Reason 4: Finding a pattern/cutting it out/ making changes to get the fit right is hard work and I'm LAZZZZZYYYYYYYYY. Do you want to know what's just as hard? Making your own pattern, cutting it out, then making changes to get the fit right. 

The only reason for self drafting I have that isn't totally ridiculous is that I find it exciting. I enjoy the adventure and problem solving that comes with self drafting a pattern, and (as much as I complain about it sometimes) I really enjoy discovering new to me techniques by reinventing the wheel. 

I know I've been promising tutorials forever, but I think I'll actually start making them, because I'd love to show people how to draft their own long loose super comfy pants. 

Teeny Tiny Sunflowers

I've been playing a lot recently with The Button Collective who have a dress code of brown, blue and neutral. This means I have been wearing a lot of brown, blue and neutral. I have lots of outfits I love in this colour scheme, but after wearing it for nearly a fortnight, I needed some colour.

Shoes.jpg

And colour I have had! I opted for mostly yellow today to combat all of the muted tones I've been sporting lately. This outfit was also good to combat the heat of the day (After a cold couple of weeks, Australia has worked out what temperature Summer is suppose to be)

Summer break is a really weird time for me. I've gone from disgustingly busy and strictly scheduled to mildly busy and loosely scheduled. It's lovely not having to worry about time. This new (and brief) influx of time allowed me to plant a garden with my Dad yesterday (which was one of his Christmas gifts to me)

Aforementioned Garden

Aforementioned Garden

He set up 3 big planters in the backyard, bought some fancy dirt, and gave me a bunnings gift card which we used to buy some plants. We planted snow peas, jalapenos, cucumber, berry tomato, eggplant, capsicum, spring onion, spinach and a sunflower (which we ended up putting in the ground because we ran out of pot space) 

I've really enjoyed gardening since moving out (especially growing stuff I can eat!), and it was lovely to spend some quality time with Dad.

In the afternoon I traveled down to Sydney for a gig at the Union Hotel with Button Collective. The other band that played was Echo Deer, who I've seen a number of times at mutual gigs. They're music is a chill mixture of folk blues and country, and as per usual they played an exquisite set.

So yeah, life is chill. Which is a nice change.


Dogs on a soapbox

wpid-pict_20150520_150904.jpg I had my first gig with Button Collective on Monday. It was amazing. The crowd was great, the musicians I was playing with were great, and the songs we were playing were great. It was just a brilliant night, with brilliant peeps and brilliant music and I cannot wait to do it again next Monday.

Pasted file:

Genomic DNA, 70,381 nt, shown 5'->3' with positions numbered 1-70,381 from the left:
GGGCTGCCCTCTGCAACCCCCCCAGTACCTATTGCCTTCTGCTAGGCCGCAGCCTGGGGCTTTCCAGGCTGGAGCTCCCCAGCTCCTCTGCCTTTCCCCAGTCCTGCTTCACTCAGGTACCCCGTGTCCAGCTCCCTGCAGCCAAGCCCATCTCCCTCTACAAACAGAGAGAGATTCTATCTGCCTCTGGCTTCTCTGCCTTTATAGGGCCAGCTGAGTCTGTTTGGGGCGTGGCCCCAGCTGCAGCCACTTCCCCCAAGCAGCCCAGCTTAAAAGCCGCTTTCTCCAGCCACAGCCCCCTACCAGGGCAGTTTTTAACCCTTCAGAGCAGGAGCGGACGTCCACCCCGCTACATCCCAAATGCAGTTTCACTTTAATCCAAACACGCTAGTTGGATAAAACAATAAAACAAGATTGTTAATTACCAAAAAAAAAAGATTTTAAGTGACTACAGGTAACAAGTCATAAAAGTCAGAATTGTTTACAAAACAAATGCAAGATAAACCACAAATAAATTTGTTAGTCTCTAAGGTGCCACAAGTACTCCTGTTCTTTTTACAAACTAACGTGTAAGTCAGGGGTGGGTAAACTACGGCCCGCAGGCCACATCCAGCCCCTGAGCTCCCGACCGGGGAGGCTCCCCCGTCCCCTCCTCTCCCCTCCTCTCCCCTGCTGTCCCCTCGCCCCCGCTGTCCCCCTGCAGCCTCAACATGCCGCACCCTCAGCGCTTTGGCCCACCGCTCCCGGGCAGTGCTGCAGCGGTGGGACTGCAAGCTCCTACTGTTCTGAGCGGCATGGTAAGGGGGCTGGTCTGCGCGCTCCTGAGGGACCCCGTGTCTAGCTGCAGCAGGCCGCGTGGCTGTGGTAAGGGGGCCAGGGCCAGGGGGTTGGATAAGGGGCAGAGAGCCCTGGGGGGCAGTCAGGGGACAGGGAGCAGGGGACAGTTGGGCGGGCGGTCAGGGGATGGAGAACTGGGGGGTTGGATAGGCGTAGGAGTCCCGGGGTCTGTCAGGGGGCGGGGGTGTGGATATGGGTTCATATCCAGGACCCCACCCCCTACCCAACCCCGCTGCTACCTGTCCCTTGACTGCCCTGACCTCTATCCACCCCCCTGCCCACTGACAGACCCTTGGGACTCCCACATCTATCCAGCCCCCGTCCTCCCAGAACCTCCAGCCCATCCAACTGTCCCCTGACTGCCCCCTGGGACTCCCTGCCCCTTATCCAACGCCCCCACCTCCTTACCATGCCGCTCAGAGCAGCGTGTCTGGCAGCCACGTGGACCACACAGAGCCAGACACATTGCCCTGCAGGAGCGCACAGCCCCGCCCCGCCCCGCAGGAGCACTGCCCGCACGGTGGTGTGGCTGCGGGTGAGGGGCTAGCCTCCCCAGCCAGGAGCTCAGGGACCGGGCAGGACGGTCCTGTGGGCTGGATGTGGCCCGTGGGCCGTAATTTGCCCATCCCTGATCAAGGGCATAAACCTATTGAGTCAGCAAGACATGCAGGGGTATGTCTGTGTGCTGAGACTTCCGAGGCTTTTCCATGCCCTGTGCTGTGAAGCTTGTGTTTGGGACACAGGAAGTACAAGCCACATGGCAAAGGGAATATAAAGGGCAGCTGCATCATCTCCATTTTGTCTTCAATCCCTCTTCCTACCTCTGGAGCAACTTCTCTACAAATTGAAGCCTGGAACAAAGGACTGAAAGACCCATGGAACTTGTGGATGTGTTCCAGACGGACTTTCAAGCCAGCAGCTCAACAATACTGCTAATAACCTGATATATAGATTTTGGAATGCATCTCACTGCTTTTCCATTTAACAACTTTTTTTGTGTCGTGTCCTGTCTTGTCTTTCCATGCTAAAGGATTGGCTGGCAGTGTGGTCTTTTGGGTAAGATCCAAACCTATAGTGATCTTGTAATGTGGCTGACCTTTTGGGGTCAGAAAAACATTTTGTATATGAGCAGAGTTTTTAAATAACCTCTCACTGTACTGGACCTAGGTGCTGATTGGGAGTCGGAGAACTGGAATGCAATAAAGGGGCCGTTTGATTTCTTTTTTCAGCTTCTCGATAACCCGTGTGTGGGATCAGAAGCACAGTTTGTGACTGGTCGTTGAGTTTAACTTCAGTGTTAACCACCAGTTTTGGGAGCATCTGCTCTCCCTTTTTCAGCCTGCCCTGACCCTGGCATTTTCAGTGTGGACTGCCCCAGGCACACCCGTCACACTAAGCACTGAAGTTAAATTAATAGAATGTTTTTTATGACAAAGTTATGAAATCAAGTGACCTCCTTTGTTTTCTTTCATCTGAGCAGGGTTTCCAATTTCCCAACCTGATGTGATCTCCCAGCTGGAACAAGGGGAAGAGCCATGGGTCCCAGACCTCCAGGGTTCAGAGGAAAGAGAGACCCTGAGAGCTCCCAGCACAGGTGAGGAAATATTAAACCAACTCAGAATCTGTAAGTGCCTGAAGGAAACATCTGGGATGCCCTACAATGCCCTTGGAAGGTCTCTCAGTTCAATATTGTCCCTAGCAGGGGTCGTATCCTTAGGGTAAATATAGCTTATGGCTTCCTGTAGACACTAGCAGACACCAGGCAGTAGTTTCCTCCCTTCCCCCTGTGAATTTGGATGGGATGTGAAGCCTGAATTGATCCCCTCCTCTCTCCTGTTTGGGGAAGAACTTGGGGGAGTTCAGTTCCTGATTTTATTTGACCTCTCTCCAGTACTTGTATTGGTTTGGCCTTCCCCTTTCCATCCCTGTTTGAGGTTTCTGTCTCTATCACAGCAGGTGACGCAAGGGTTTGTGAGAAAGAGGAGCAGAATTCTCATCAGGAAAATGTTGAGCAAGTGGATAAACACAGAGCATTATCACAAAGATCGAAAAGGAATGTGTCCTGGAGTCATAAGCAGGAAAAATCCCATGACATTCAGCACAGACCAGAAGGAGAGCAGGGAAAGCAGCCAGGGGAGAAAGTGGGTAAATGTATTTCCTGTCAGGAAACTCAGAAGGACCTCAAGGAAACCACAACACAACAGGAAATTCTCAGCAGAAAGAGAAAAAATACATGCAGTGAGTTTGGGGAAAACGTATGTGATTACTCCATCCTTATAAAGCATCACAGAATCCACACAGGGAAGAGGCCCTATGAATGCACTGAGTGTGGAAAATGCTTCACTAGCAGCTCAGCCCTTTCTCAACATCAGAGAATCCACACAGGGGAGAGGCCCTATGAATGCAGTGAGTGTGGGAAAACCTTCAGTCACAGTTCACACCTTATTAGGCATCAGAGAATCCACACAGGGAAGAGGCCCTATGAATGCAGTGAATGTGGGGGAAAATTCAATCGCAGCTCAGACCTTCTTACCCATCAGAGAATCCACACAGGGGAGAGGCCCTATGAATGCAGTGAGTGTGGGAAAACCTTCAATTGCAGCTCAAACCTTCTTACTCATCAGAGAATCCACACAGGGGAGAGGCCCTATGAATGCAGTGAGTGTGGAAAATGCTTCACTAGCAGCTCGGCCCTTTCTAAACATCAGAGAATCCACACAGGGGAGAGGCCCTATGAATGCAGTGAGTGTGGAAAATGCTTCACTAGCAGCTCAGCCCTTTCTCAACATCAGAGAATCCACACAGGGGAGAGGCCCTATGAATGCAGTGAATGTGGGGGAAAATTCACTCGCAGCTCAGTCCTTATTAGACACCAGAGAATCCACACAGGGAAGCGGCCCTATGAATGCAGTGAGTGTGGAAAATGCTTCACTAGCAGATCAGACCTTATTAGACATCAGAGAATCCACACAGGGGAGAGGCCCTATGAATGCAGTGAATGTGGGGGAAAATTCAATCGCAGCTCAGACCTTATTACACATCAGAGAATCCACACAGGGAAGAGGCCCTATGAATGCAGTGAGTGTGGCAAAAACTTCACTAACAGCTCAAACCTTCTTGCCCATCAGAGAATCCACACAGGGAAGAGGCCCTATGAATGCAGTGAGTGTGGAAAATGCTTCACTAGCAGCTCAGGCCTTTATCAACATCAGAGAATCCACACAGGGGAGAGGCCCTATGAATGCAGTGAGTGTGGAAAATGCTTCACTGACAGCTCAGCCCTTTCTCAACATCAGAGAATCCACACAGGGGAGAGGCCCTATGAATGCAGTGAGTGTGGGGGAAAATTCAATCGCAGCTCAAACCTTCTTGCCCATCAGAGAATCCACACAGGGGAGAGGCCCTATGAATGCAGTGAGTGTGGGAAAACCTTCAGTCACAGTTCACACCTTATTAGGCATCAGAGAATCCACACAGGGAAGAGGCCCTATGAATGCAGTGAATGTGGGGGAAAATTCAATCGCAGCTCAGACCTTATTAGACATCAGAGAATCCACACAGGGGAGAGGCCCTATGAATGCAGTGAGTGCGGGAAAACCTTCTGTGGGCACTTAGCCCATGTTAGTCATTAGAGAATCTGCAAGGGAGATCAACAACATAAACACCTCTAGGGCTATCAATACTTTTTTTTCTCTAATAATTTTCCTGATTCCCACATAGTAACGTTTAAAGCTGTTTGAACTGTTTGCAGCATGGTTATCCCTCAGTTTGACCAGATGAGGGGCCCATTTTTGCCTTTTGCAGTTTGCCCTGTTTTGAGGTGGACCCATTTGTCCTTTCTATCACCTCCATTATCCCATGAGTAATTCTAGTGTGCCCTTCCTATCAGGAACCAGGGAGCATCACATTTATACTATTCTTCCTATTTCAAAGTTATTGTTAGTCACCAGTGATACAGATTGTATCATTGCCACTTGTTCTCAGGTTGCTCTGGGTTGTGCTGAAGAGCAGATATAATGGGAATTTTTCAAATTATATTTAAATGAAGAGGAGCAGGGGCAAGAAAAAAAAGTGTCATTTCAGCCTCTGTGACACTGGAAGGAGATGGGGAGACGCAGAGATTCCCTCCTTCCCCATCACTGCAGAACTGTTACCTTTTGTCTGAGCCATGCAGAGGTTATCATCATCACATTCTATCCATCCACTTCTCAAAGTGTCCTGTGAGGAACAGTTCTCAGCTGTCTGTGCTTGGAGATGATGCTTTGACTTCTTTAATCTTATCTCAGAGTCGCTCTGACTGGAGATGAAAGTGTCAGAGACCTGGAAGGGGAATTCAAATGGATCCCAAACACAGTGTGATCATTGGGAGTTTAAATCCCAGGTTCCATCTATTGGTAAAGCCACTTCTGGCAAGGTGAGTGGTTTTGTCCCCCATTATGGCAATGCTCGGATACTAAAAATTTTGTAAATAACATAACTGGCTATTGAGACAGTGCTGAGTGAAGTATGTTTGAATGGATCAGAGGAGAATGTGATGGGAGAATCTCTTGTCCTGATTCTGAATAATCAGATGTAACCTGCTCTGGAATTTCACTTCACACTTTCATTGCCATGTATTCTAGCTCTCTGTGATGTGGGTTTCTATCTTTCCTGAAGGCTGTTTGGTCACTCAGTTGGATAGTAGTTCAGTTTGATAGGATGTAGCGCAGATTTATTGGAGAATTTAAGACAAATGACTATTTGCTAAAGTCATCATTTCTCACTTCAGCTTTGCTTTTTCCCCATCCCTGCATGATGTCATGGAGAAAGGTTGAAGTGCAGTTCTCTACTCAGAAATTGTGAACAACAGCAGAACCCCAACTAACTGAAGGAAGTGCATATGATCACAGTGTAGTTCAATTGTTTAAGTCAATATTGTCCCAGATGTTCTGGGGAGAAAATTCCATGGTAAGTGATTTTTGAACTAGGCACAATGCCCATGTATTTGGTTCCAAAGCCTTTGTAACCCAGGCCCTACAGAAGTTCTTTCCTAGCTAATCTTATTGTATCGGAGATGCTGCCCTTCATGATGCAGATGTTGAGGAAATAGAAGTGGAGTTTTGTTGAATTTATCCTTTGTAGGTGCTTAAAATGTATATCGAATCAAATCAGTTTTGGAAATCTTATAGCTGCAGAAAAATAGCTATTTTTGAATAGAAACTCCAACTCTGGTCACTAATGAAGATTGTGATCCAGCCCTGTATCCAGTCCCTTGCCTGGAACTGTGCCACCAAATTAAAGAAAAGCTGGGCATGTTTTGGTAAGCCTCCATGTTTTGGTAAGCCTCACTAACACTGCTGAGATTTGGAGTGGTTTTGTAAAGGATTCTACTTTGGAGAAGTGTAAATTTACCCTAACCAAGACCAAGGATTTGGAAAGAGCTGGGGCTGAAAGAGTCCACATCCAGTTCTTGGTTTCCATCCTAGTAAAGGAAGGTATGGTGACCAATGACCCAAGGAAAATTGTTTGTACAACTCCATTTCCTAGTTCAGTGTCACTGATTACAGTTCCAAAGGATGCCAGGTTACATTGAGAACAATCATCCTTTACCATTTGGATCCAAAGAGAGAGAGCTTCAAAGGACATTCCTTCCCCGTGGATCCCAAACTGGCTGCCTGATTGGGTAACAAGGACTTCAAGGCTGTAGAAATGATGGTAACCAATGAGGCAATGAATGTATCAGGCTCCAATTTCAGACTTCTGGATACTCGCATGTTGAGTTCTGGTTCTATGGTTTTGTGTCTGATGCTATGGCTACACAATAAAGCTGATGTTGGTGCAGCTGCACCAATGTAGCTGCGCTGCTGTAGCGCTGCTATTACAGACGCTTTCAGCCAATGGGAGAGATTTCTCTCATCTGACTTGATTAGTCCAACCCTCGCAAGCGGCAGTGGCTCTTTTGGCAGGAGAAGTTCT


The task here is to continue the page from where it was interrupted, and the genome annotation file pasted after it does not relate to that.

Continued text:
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Like many people in their early 20's  I've been doing a lot of thinking about life, and I've come to a few realisations, mostly concerning the artistic path I'm traveling down.

I decided that I wanted to play flute for a living when I was 6. My parents had this tape called Lord of the Dance, which I watched on a regular basis. I loved the music, and I especially love the sound of the flute. When I eventually took up flute 4 years later I was directed down a classical path. The classical education I received was brilliant, and has prepared me wonderfully for the professional music world, but it did have some downfalls, the most notable of which was a conservative approach to musical occupations (preparing for a non classical carreer was never presented as an option).

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The other educational misfortune I've experienced was the idea that I have to choose one artistic discipline. When I was in year 12 I was made to choose between visual arts and music. (obviously) I chose music, and up until semester 2 last year I hadn't really approached art making "properly" since Highschool (and even then, I've only really started to get back into the swing of artmaking over the last few months. I filled a sketch book this week. I haven't done that since highschool yo!)

As  much as I love music, sometimes I wonder if I made the right choice, although recently the thought has been why did I choose at all (I actually know exactly why I felt like I had to choose. The way the HSC/University applications/subjects are structured makes it incredibly difficult to play around with the idea specialising in more than one subject. That and my school teachers offered me no advice about my options)

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I've been left with this creative need. In a dream world I would be able to study music and creative arts full time side by side, and not have to worry about how I can fund my creative pursuits. But that's not the way life works. I feel like outside of the creative bubbles found in major cities, the general populous actively tries to oppress the "creative" way of life, because didn't you know, the idea of living off your art is silly and unobtainable because it's not "real" work.

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If you made it to the end of my creative soap box ramble congratulations! I'd love to know if you've ever had a similar "existential crisis" and what it's about.